Repetitive strain injury
‘Trucker’s shoulder’ is an injury that we see a lot with drivers who come into our office. It’s an injury that creeps up on a long distance truck driver over time. Pain is one of the last symptoms to show up. Pain may be felt in your upper arm, hand or fingers, as well as your shoulder, and can be quite distracting or even debilitating.
Because the symptoms may vary and many medical providers don’t understand the nature of an OTR driver’s work, this condition is often misdiagnosed, and the prescribed treatment does not address the cause.
So what causes ‘trucker’s shoulder’?
Long distance truck drivers know that U.S. highways have a built-in pitch to the right for water run-off. What very few people realize, is just how much effort it takes a driver to counteract this pitch to keep a vehicle on the road. Added to this is a tractor’s design to pull to the right as a safety factor in case the driver falls asleep at the wheel. A long distance driver has to constantly correct or pull the truck to the left to keep the rig in its lane.
Left shoulder repetitive motion
How much effort does it take?
Let’s say the average driver corrects for this road pitch once every second. And let’s say he exerts only 4 ounces of effort to make that correction. A driver will make that correction with “pull” effort, a lot more than with “push” effort. Here’s why – you have about 13 muscles to facilitate the “pull” versus 3 muscles to facilitate the “push”. So what happens is you’ll tend to pull the steering wheel with your left arm and shoulder, rather than push with your right arm, because it’s easier and takes less effort. And you drive for hours repeating this motion – hence developing repetitive motion or repetitive strain injury.
Let’s look at the cumulative effect of this repetitive strain over just one 70-hour work-week.
- 4 ounces of “pull”, times 60 seconds, equals 240 ounces or 15 lbs per minute
- An hour later you have pulled 900 lbs
- At the end of an 11 hour day of driving you have pulled 9,900 lbs
- At the end of a 70 hour work week you have pulled 63,000 lbs with your left shoulder
And you’ve been driving for how many weeks, months, years?
It’s just amazing that your body can take such a beating and keep on going. Until one day, your left shoulder says “Enough!” and the pain shows up. And you wonder why the darn thing hurts?
The repetitive strain on your left shoulder muscles and the muscle imbalance of working the left shoulder and not the right, causes your body to try to protect the stressed soft tissues in the region. For protection, it builds adhesive fibers between the muscle layers. The problem with this is these adhesions bind the muscles and other soft tissues, such as nerves, and prevent them from moving freely.
This is what you eventually experience as pain and restricted range of motion. It can also start to cause pain to radiate into your upper arm and may cause numbness in your hand, usually the thumb and first two fingers. If you don’t deal with this problem it will soon lead to a series of other dysfunctions in your back, neck, and arms.
What can you do to take care of this repetitive injury problem?
There are four things that set up ‘trucker’s shoulder’, but only one of them can be changed during your normal driving time.
The four things that cause repetitive strain injury are: 1) The frequency of the motion, how many times the same motion is repeated in a minute. 2) How much tension is created in the muscle groups during the action, muscle stress. 3) How much strength does it take to do the motion or action. 4) How often the working muscle group gets a rest from the given motion or action.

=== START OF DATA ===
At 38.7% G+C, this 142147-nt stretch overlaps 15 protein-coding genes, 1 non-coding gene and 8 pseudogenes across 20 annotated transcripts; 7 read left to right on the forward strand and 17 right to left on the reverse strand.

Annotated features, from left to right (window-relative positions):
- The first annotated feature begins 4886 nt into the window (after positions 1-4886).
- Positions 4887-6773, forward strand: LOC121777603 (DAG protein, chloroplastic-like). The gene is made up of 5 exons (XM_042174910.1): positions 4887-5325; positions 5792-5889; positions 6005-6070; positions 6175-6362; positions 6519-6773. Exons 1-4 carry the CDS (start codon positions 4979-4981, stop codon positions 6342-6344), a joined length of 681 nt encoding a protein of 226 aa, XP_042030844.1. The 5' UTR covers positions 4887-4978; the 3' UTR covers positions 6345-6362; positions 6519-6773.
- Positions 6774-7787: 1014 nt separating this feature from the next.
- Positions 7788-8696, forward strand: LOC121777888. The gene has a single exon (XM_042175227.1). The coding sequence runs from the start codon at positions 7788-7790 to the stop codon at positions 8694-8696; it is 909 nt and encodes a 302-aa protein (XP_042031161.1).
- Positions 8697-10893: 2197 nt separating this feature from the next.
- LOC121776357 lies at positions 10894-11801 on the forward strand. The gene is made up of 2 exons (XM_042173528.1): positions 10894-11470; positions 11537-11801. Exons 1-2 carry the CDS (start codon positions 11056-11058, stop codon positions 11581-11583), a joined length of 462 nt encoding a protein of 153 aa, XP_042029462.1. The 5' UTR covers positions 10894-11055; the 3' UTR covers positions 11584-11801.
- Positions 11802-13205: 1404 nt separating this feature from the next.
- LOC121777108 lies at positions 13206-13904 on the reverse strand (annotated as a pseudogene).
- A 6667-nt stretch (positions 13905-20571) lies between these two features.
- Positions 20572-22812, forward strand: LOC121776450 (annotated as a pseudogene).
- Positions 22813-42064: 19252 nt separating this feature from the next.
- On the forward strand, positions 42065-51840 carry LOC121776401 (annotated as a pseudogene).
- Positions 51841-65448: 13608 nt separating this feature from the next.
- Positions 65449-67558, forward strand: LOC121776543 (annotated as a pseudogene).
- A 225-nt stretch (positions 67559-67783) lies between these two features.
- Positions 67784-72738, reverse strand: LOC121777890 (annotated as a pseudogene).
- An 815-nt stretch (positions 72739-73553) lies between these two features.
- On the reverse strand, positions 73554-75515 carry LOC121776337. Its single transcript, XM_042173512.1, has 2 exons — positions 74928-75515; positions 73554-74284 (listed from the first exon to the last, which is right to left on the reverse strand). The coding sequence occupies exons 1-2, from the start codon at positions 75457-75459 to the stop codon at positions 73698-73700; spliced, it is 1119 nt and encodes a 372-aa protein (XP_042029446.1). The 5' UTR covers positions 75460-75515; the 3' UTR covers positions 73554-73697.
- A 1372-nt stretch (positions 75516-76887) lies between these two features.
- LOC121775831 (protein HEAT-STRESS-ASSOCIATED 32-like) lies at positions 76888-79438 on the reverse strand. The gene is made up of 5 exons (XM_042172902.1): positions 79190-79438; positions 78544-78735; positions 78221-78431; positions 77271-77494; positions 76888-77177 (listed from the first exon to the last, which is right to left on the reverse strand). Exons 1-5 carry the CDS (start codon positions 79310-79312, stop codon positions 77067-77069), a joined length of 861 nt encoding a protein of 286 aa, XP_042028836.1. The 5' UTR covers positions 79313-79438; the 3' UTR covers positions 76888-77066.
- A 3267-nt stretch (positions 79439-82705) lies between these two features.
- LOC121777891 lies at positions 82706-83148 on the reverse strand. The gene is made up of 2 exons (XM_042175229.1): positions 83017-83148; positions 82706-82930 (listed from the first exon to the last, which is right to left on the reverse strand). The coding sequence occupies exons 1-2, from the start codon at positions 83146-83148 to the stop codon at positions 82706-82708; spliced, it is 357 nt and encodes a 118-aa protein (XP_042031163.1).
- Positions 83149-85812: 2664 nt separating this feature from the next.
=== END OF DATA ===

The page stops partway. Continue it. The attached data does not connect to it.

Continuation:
The one thing you can do to take preventative measures while driving is rest. But not what you normally think of as rest. In this case ‘rest’ means relax the working muscles. When one group of muscles are pushing or pulling the opposite group of muscles must relax to allow for the movement. So when you’re busy pulling on the steering wheel, one group is working and the others are not.
If you can remember to take your left hand off the steering wheel every fifteen to twenty minutes and do anything else with it, the working muscles think this is a rest period. Doc Kenn’s advice to drivers: “Left hand off the steering wheel, reach for the ceiling, reach for the floor, scratch you knees, your tummy and your nose”. A thirty second break from steering, with movement of any group of muscles other than the ones you steer with, is seen as a rest period for the steering muscles.
If you’ve been driving for months or years on end without taking preventative measures then a therapy session will go a long way to relieve pain, increase range of motion and improve muscle strength. Remember, pain only shows up when you already have a problem.
Doc Kenn uses a specialized soft tissue therapy called “active release technique” to release the muscles and nerves and allow them to move freely again. Addressing the soft tissue injury is just the first step. The next step is for you, the patient, to correct the muscle imbalance so the injury does not recur. Doc will recommend ways for you to improve your biomechanics to better support the problem area.
We see drivers in our office who’ve had this problem for a long time and it gets worse and worse. They’ve heard all sorts of diagnoses, from bursitis to arthritis to torn rotator cuff to old age, and yet no-one has addressed the cause.
It’s so nice to see a happy driver, who after just one session of active release technique, is amazed to see the difference – “I’ve got my arm back and my shoulder doesn’t hurt any more!” Once they understand about ‘driver’s shoulder’ they start talking with other drivers and find that many others are experiencing the same problem. Now they know “why the darn thing hurts” and what they can do about it.